The Bee and Wasp Removal Expert Explains Why Nectar Attracts Insects

The Bee and Wasp Removal Expert Explains Why Nectar Attracts Insects

There’s no doubt that even though bees and wasps are quite different in behavior, they will always jump on the chance to grab some nectar. If your house is filled with plants, then it is a good source of nectar—making it attractive for both bees and wasps to build a nest at. This situation makes it necessary to call in bee and wasp removal. So why is it that these insects are so attracted to nectar? What makes it so desirable to them?

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Reasons Why Bees and Wasps Are Attracted To Nectar

Energy

Although wasps aren’t as reliant on nectar as much as bees are, they can significantly help insects whenever they consume this valuable resource. The reason for this is because the nutrients that both bees and wasps get from nectar are invaluable. The sugar and carbohydrates they get can make all the difference in helping them function better, not just for themselves but also for their hive. This is most applicable for bees who rely more on the substance since they don’t have a wide range of diets, unlike the wasps. This situation also means that wasps are less picky about where to set up their nest, making a call to a wasp removal company often more necessary than you might think. 

Queen

Nectar plays a critical role for queen bees, especially during their hibernation. Nectar can also go a long way in ensuring that the queen can sustain itself and ensure that it has a large enough energy source to last. Having a nearby nectar source guarantees that she’ll have an on-hand supply to have the stamina necessary to incubate her eggs, making sure she can kill two birds with one stone.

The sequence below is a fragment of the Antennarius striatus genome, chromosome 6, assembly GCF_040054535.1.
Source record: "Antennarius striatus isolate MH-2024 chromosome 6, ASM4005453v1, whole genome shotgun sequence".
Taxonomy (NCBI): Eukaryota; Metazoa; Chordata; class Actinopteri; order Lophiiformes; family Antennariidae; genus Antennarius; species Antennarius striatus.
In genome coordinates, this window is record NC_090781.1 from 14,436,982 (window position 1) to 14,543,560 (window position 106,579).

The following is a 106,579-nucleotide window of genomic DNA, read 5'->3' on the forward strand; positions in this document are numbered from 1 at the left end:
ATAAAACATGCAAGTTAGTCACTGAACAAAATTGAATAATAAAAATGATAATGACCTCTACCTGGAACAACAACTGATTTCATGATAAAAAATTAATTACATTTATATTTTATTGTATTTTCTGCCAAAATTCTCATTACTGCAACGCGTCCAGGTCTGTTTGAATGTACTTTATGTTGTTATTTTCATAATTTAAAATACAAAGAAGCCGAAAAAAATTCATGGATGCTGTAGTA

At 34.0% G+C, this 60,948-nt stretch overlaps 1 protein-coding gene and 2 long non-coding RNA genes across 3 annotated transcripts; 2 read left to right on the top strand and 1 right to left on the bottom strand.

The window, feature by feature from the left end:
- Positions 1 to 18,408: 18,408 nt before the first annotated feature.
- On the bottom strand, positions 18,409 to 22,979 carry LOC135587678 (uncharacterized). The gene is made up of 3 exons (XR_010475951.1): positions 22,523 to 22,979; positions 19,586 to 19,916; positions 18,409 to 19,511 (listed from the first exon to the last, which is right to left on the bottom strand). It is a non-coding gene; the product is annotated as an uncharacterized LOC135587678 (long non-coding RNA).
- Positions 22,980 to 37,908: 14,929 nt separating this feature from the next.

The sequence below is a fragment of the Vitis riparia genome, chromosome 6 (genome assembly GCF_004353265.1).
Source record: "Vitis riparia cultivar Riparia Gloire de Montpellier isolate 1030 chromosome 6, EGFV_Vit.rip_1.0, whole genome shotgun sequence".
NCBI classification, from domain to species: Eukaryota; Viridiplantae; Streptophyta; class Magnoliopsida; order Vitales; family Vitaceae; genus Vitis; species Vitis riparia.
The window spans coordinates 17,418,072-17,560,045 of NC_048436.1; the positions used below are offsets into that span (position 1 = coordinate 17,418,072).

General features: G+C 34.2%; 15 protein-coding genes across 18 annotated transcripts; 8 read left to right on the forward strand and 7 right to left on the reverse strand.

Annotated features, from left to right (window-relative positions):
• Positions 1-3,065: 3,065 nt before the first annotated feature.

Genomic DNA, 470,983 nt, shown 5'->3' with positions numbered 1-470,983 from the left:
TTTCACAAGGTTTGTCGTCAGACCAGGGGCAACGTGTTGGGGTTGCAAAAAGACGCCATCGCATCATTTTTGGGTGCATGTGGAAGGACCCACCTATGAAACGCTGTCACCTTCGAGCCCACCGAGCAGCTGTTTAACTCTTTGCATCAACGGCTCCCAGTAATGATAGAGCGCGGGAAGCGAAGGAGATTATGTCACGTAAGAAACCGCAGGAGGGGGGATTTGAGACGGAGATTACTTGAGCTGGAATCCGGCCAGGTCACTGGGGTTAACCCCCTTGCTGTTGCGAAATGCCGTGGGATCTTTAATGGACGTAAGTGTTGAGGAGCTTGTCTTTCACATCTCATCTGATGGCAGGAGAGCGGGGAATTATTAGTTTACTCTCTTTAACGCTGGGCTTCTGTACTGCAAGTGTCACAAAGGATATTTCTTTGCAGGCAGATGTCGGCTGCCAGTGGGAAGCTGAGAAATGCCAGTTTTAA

Storage

Another essential factor for both insects when it comes to nectar is the long-term food source. Bees and wasps can store honey within their hive under the right conditions and suitable naturally-made wax to help themselves get through the winter. This is the case for bees as they often have more significant populations to support within the hive than wasps. Sending out the proper scouts to find and return nectar can make the difference between survival and destruction of an entire hive. 

Next Generation

Nectar is also essential for creating the food necessary to feed the next generation of bees or wasps born as larva. These larvae will need nectar to grow into full-grown bees, so making sure that there’s plenty of nectar on hand is a high priority for the insects. With wasps, it can vary from species to species. While they may use nectar, they also use the carcasses of their prey to feed their young, having multiple options before them. 

Conclusion

Nectar is crucial and central to the bee and wasp society. This case is more applicable, especially to bees, because they have a more limited diet than wasps. If you happen to have significant nectar sources around your house, for example, in the form of hummingbird fingers, you might have to call in bee and wasp removal to prevent the insects from becoming a more long-lasting problem.